Higher, harder route for 2012 Tour of California

AEG Sports, organisers of the 7th Amgen Tour of California, announced today the details of the 2012 route which goes higher and could prove far more difficult than any edition to date.

"We take great pride in developing the route for the Tour of California, not only because it attracts the world's elite cyclists, but because it puts an international spotlight on California for eight days," said Kristin Bachochin, executive director of the race and senior vice president of AEG Sports.

The race takes in most of the climbs which have become iconic to the event - from the Coleman Valley ascent on stage 1, Bonny Doon Road on stage 2 to the summit finishes at Big Bear and Mt. Baldy, but local fans will be most excited to see the inclusion of Mount Diablo on the third day - one of the most frequently requested features in fan feedback - albeit not as a summit finish.

"We spend countless hours poring over possible route scenarios and taking into account fan and rider suggestions before determining the final course; it is a true labor of love," said Bachochin.

The race will visit a piece of California history in the preserved Gold Rush town of Sonora on the edge of the Yosemite National Park on the year's longest stage - 140 miles from Clovis, where the race will help this town celebrate its 100th anniversary.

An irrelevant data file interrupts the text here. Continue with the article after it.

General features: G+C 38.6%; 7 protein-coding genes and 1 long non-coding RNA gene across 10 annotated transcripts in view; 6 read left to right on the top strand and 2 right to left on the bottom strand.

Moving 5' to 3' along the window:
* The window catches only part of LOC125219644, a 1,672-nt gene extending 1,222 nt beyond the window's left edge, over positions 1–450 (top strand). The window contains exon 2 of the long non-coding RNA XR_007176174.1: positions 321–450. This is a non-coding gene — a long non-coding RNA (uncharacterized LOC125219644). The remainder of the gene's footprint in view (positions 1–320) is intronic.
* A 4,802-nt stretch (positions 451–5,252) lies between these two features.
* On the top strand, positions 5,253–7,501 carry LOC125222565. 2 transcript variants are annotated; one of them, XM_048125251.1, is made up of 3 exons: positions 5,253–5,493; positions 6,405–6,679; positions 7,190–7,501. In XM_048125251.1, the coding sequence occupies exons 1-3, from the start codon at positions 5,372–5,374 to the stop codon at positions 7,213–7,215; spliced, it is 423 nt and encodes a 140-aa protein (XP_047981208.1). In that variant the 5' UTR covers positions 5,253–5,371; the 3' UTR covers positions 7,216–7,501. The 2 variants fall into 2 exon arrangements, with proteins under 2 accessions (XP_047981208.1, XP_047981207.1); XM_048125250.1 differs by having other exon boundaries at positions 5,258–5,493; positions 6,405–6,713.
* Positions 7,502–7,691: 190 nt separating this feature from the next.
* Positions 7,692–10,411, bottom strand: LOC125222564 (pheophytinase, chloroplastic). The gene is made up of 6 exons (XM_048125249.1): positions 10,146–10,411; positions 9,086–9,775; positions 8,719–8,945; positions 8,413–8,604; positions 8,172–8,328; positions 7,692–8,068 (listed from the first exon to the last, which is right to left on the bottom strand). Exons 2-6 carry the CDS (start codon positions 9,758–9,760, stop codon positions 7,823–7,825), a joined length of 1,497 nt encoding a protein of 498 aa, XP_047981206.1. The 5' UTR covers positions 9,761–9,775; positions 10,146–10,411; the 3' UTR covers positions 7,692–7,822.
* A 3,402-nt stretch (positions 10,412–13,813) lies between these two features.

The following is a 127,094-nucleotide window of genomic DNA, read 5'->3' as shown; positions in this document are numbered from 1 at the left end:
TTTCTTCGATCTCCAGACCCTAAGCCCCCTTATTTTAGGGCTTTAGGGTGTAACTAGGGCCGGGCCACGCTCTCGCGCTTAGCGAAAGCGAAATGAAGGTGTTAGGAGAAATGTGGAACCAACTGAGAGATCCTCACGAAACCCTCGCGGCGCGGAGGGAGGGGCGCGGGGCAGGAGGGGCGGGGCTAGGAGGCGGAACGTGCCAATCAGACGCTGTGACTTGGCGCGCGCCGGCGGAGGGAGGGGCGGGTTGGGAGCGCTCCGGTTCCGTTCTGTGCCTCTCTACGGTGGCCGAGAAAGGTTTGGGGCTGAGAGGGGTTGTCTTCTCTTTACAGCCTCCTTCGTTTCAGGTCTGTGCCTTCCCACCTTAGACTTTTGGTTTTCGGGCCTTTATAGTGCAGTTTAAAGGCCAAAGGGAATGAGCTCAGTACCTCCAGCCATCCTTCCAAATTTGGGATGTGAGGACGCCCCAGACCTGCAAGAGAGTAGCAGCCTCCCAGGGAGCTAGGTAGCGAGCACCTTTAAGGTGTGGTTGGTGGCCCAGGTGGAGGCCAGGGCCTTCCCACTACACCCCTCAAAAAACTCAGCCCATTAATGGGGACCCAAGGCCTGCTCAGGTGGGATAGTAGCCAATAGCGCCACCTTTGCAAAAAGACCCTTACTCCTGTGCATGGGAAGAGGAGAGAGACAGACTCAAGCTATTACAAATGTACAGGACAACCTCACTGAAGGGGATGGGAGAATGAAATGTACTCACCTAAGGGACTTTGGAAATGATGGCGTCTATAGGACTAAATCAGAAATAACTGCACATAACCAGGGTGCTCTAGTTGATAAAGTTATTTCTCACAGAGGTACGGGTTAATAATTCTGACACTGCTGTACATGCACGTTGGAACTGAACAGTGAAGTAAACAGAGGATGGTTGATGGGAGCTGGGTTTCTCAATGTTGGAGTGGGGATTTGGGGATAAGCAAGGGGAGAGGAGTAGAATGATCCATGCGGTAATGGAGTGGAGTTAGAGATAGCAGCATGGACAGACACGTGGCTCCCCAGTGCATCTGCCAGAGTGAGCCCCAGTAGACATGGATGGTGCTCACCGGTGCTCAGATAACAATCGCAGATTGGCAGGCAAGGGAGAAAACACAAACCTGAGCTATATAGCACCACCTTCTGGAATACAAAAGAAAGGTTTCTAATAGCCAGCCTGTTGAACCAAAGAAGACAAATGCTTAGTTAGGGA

The race then returns to Bakersfield, last visited in 2010 this time for a challenging 18.4 mile individual time trial that incorporates the same climb up China Grade which brought so much drama to the 2010 edition.

With the pain of the time trial still in their legs, the riders will then face the first of two major mountaintop finishes: stage 6 from Palmdale to Big Bear, taking a slightly different route from the 2010 stage. This year's stage totals 115.7 miles and crests Mt. Emma and the Angeles Crest before losing 4000' of elevation. It then crosses Interstate 15 before rolling its way up to the base of Big Bear, with two mountain primes thrown in along the way.

Stage 7 nearly reproduces last year's stage to Mt. Baldy, this time starting from Ontario but keeping the same double pass on Glendora Ridge Road, taking in Glendora Mountain and the same lightning fast descent back to Glendora before ascending Glendora Mountain Road and then Mt. Baldy itself.

The final stage should be all but a parade lap around Los Angeles where, for the first time, the race visits famous tourists sites such as Beverly Hills, where the stage will commence, Hollywood, Sunset Boulevard, Chinatown and Dodger Stadium. The route concludes with a five mile circuit which finishes at L.A. Live.

Stay tuned to Cyclingnews for in-depth analysis of the key stages.

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